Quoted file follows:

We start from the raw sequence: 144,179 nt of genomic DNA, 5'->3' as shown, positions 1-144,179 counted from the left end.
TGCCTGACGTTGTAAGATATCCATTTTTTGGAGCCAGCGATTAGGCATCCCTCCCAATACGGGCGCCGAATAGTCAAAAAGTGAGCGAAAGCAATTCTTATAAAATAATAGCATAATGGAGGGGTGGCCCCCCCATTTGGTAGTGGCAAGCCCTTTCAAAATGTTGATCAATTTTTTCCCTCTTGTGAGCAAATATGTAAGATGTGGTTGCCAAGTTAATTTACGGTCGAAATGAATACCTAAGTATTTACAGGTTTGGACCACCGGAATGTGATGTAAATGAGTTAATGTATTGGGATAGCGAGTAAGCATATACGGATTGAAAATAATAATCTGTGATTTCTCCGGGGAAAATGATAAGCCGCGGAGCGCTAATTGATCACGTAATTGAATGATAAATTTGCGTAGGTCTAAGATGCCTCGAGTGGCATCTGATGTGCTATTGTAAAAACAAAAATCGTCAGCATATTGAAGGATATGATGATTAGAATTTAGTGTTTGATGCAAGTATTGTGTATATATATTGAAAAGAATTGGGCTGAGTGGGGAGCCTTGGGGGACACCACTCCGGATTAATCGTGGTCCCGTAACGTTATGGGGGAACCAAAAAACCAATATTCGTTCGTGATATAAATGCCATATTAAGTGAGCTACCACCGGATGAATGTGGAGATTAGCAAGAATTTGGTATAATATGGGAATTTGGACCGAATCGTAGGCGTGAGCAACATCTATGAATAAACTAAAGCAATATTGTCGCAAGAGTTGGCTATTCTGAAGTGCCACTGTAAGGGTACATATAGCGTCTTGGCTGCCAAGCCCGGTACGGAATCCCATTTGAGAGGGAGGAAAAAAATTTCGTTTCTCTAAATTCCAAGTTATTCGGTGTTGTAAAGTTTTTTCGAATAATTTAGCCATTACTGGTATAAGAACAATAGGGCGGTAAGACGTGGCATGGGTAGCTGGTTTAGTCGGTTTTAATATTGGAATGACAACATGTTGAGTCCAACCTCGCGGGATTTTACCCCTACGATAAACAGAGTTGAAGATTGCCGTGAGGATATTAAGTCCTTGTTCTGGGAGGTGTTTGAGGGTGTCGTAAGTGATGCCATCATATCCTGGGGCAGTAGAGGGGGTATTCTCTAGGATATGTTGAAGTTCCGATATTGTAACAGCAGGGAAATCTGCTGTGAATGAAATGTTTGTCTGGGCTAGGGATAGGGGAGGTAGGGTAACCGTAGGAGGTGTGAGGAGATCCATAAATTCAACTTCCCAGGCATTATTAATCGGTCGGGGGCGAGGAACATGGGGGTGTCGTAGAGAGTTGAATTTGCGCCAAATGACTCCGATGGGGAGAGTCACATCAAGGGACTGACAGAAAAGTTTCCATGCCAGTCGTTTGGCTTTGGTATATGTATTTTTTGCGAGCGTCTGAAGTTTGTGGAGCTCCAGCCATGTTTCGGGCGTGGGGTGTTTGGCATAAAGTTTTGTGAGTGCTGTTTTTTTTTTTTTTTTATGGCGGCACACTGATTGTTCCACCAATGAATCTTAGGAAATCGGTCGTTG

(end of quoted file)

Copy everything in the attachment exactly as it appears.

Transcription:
We start from the raw sequence: 144,179 nt of genomic DNA, 5'->3' as shown, positions 1-144,179 counted from the left end.
TGCCTGACGTTGTAAGATATCCATTTTTTGGAGCCAGCGATTAGGCATCCCTCCCAATACGGGCGCCGAATAGTCAAAAAGTGAGCGAAAGCAATTCTTATAAAATAATAGCATAATGGAGGGGTGGCCCCCCCATTTGGTAGTGGCAAGCCCTTTCAAAATGTTGATCAATTTTTTCCCTCTTGTGAGCAAATATGTAAGATGTGGTTGCCAAGTTAATTTACGGTCGAAATGAATACCTAAGTATTTACAGGTTTGGACCACCGGAATGTGATGTAAATGAGTTAATGTATTGGGATAGCGAGTAAGCATATACGGATTGAAAATAATAATCTGTGATTTCTCCGGGGAAAATGATAAGCCGCGGAGCGCTAATTGATCACGTAATTGAATGATAAATTTGCGTAGGTCTAAGATGCCTCGAGTGGCATCTGATGTGCTATTGTAAAAACAAAAATCGTCAGCATATTGAAGGATATGATGATTAGAATTTAGTGTTTGATGCAAGTATTGTGTATATATATTGAAAAGAATTGGGCTGAGTGGGGAGCCTTGGGGGACACCACTCCGGATTAATCGTGGTCCCGTAACGTTATGGGGGAACCAAAAAACCAATATTCGTTCGTGATATAAATGCCATATTAAGTGAGCTACCACCGGATGAATGTGGAGATTAGCAAGAATTTGGTATAATATGGGAATTTGGACCGAATCGTAGGCGTGAGCAACATCTATGAATAAACTAAAGCAATATTGTCGCAAGAGTTGGCTATTCTGAAGTGCCACTGTAAGGGTACATATAGCGTCTTGGCTGCCAAGCCCGGTACGGAATCCCATTTGAGAGGGAGGAAAAAAATTTCGTTTCTCTAAATTCCAAGTTATTCGGTGTTGTAAAGTTTTTTCGAATAATTTAGCCATTACTGGTATAAGAACAATAGGGCGGTAAGACGTGGCATGGGTAGCTGGTTTAGTCGGTTTTAATATTGGAATGACAACATGTTGAGTCCAACCTCGCGGGATTTTACCCCTACGATAAACAGAGTTGAAGATTGCCGTGAGGATATTAAGTCCTTGTTCTGGGAGGTGTTTGAGGGTGTCGTAAGTGATGCCATCATATCCTGGGGCAGTAGAGGGGGTATTCTCTAGGATATGTTGAAGTTCCGATATTGTAACAGCAGGGAAATCTGCTGTGAATGAAATGTTTGTCTGGGCTAGGGATAGGGGAGGTAGGGTAACCGTAGGAGGTGTGAGGAGATCCATAAATTCAACTTCCCAGGCATTATTAATCGGTCGGGGGCGAGGAACATGGGGGTGTCGTAGAGAGTTGAATTTGCGCCAAATGACTCCGATGGGGAGAGTCACATCAAGGGACTGACAGAAAAGTTTCCATGCCAGTCGTTTGGCTTTGGTATATGTATTTTTTGCGAGCGTCTGAAGTTTGTGGAGCTCCAGCCATGTTTCGGGCGTGGGGTGTTTGGCATAAAGTTTTGTGAGTGCTGTTTTTTTTTTTTTTTTATGGCGGCACACTGATTGTTCCACCAATGAATCTTAGGAAATCGGTCGTTG